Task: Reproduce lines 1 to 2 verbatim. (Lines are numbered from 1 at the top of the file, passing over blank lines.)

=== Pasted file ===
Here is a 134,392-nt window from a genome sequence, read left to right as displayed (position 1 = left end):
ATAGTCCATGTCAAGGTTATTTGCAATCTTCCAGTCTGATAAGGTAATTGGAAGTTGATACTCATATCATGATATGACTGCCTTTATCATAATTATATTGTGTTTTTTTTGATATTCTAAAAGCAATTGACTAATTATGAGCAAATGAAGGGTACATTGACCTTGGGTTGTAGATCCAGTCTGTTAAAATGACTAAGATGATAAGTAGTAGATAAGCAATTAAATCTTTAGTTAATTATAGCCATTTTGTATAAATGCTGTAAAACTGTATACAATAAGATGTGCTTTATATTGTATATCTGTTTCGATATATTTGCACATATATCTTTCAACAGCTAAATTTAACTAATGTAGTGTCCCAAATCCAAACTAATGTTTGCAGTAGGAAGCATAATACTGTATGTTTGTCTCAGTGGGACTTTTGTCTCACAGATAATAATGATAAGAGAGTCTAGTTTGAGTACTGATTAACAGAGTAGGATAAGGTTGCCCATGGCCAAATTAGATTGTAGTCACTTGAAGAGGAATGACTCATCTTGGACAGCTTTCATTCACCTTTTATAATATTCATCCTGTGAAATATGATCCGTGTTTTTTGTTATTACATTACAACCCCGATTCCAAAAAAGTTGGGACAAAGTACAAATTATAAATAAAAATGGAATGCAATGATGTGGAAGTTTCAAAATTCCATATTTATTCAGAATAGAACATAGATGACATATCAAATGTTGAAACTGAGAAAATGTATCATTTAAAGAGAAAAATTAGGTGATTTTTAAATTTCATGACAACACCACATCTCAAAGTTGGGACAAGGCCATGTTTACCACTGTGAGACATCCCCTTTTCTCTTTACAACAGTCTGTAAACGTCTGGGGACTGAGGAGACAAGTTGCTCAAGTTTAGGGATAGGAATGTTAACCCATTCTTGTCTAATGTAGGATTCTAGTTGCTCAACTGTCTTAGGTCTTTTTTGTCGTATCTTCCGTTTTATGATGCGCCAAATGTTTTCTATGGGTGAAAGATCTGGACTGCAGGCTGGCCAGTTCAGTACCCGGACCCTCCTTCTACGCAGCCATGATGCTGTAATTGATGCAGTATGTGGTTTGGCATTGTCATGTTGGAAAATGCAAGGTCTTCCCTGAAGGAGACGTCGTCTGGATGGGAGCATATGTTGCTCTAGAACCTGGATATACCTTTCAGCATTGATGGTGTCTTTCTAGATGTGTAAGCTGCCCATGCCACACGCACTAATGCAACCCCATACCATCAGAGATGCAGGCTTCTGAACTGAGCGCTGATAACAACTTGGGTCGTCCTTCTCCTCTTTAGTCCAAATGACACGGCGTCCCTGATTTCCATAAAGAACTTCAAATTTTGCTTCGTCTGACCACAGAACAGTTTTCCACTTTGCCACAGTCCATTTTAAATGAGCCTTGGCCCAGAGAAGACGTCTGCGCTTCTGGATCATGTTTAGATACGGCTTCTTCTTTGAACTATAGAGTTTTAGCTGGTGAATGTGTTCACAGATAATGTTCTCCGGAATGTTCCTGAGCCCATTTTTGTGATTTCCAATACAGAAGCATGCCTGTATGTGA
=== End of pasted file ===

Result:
Here is a 134,392-nt window from a genome sequence, read left to right as displayed (position 1 = left end):
ATAGTCCATGTCAAGGTTATTTGCAATCTTCCAGTCTGATAAGGTAATTGGAAGTTGATACTCATATCATGATATGACTGCCTTTATCATAATTATATTGTGTTTTTTTTGATATTCTAAAAGCAATTGACTAATTATGAGCAAATGAAGGGTACATTGACCTTGGGTTGTAGATCCAGTCTGTTAAAATGACTAAGATGATAAGTAGTAGATAAGCAATTAAATCTTTAGTTAATTATAGCCATTTTGTATAAATGCTGTAAAACTGTATACAATAAGATGTGCTTTATATTGTATATCTGTTTCGATATATTTGCACATATATCTTTCAACAGCTAAATTTAACTAATGTAGTGTCCCAAATCCAAACTAATGTTTGCAGTAGGAAGCATAATACTGTATGTTTGTCTCAGTGGGACTTTTGTCTCACAGATAATAATGATAAGAGAGTCTAGTTTGAGTACTGATTAACAGAGTAGGATAAGGTTGCCCATGGCCAAATTAGATTGTAGTCACTTGAAGAGGAATGACTCATCTTGGACAGCTTTCATTCACCTTTTATAATATTCATCCTGTGAAATATGATCCGTGTTTTTTGTTATTACATTACAACCCCGATTCCAAAAAAGTTGGGACAAAGTACAAATTATAAATAAAAATGGAATGCAATGATGTGGAAGTTTCAAAATTCCATATTTATTCAGAATAGAACATAGATGACATATCAAATGTTGAAACTGAGAAAATGTATCATTTAAAGAGAAAAATTAGGTGATTTTTAAATTTCATGACAACACCACATCTCAAAGTTGGGACAAGGCCATGTTTACCACTGTGAGACATCCCCTTTTCTCTTTACAACAGTCTGTAAACGTCTGGGGACTGAGGAGACAAGTTGCTCAAGTTTAGGGATAGGAATGTTAACCCATTCTTGTCTAATGTAGGATTCTAGTTGCTCAACTGTCTTAGGTCTTTTTTGTCGTATCTTCCGTTTTATGATGCGCCAAATGTTTTCTATGGGTGAAAGATCTGGACTGCAGGCTGGCCAGTTCAGTACCCGGACCCTCCTTCTACGCAGCCATGATGCTGTAATTGATGCAGTATGTGGTTTGGCATTGTCATGTTGGAAAATGCAAGGTCTTCCCTGAAGGAGACGTCGTCTGGATGGGAGCATATGTTGCTCTAGAACCTGGATATACCTTTCAGCATTGATGGTGTCTTTCTAGATGTGTAAGCTGCCCATGCCACACGCACTAATGCAACCCCATACCATCAGAGATGCAGGCTTCTGAACTGAGCGCTGATAACAACTTGGGTCGTCCTTCTCCTCTTTAGTCCAAATGACACGGCGTCCCTGATTTCCATAAAGAACTTCAAATTTTGCTTCGTCTGACCACAGAACAGTTTTCCACTTTGCCACAGTCCATTTTAAATGAGCCTTGGCCCAGAGAAGACGTCTGCGCTTCTGGATCATGTTTAGATACGGCTTCTTCTTTGAACTATAGAGTTTTAGCTGGTGAATGTGTTCACAGATAATGTTCTCCGGAATGTTCCTGAGCCCATTTTTGTGATTTCCAATACAGAAGCATGCCTGTATGTGA